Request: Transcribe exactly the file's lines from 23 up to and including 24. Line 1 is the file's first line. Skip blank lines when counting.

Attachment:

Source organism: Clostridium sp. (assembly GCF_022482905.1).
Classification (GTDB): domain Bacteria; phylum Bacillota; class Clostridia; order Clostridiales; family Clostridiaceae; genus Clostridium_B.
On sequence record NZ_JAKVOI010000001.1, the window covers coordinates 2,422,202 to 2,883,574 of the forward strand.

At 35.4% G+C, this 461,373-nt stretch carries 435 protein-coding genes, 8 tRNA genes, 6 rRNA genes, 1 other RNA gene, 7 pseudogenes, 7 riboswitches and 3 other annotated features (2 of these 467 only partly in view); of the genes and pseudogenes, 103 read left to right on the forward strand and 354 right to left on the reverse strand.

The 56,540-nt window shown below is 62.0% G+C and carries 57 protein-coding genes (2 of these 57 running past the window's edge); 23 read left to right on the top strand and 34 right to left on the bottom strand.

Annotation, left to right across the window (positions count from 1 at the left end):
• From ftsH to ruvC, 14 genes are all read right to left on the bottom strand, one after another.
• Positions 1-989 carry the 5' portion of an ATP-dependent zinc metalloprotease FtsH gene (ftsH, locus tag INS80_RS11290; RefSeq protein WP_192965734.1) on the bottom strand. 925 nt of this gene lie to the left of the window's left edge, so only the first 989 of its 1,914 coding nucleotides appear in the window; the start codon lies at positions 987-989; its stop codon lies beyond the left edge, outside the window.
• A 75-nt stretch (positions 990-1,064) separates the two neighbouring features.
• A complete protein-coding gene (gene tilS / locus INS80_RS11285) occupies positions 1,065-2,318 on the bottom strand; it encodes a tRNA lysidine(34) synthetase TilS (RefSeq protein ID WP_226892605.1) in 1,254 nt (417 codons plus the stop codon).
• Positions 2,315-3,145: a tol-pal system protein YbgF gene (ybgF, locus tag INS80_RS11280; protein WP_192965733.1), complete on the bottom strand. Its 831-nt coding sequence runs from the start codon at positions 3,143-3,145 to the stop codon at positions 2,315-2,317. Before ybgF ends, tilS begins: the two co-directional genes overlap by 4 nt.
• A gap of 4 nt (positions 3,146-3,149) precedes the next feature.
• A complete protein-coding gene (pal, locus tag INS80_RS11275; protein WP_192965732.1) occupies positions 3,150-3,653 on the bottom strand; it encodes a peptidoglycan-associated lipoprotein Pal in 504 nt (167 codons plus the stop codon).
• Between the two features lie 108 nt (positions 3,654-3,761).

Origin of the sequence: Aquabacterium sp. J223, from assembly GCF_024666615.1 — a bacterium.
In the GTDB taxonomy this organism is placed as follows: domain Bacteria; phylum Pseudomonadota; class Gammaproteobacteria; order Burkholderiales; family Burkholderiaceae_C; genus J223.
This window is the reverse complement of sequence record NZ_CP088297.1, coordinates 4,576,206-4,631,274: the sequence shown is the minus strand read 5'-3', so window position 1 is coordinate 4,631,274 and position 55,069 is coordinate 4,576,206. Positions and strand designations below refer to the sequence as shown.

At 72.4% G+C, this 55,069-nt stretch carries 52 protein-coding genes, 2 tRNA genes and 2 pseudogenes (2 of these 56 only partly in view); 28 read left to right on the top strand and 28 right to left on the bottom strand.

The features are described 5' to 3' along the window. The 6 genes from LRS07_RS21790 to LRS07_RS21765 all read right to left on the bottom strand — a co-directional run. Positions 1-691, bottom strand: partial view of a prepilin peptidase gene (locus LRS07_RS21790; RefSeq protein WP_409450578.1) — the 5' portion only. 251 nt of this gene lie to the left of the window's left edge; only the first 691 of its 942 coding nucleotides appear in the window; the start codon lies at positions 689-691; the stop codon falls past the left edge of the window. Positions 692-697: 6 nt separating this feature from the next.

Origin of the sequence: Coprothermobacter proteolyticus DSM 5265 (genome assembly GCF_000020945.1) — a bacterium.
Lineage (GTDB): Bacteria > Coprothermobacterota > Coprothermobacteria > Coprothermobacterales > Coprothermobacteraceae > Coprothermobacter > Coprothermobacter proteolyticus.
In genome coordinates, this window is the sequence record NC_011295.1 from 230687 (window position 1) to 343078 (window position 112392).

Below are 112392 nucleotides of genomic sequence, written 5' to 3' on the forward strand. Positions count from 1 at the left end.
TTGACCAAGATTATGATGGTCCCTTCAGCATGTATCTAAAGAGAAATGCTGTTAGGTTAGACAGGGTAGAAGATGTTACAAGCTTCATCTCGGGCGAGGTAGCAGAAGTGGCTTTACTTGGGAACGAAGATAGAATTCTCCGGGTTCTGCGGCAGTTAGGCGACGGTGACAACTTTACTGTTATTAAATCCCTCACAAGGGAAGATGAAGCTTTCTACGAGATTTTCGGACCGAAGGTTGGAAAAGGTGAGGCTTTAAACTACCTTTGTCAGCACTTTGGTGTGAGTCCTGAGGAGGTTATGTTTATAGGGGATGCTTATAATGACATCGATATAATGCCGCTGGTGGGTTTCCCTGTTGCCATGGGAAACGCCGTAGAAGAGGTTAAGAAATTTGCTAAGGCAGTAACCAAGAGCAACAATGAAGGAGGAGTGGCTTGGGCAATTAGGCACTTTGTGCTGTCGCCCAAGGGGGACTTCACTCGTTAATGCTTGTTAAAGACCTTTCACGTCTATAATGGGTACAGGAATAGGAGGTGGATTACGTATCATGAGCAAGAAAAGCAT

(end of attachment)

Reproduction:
Below are 112392 nucleotides of genomic sequence, written 5' to 3' on the forward strand. Positions count from 1 at the left end.
TTGACCAAGATTATGATGGTCCCTTCAGCATGTATCTAAAGAGAAATGCTGTTAGGTTAGACAGGGTAGAAGATGTTACAAGCTTCATCTCGGGCGAGGTAGCAGAAGTGGCTTTACTTGGGAACGAAGATAGAATTCTCCGGGTTCTGCGGCAGTTAGGCGACGGTGACAACTTTACTGTTATTAAATCCCTCACAAGGGAAGATGAAGCTTTCTACGAGATTTTCGGACCGAAGGTTGGAAAAGGTGAGGCTTTAAACTACCTTTGTCAGCACTTTGGTGTGAGTCCTGAGGAGGTTATGTTTATAGGGGATGCTTATAATGACATCGATATAATGCCGCTGGTGGGTTTCCCTGTTGCCATGGGAAACGCCGTAGAAGAGGTTAAGAAATTTGCTAAGGCAGTAACCAAGAGCAACAATGAAGGAGGAGTGGCTTGGGCAATTAGGCACTTTGTGCTGTCGCCCAAGGGGGACTTCACTCGTTAATGCTTGTTAAAGACCTTTCACGTCTATAATGGGTACAGGAATAGGAGGTGGATTACGTATCATGAGCAAGAAAAGCAT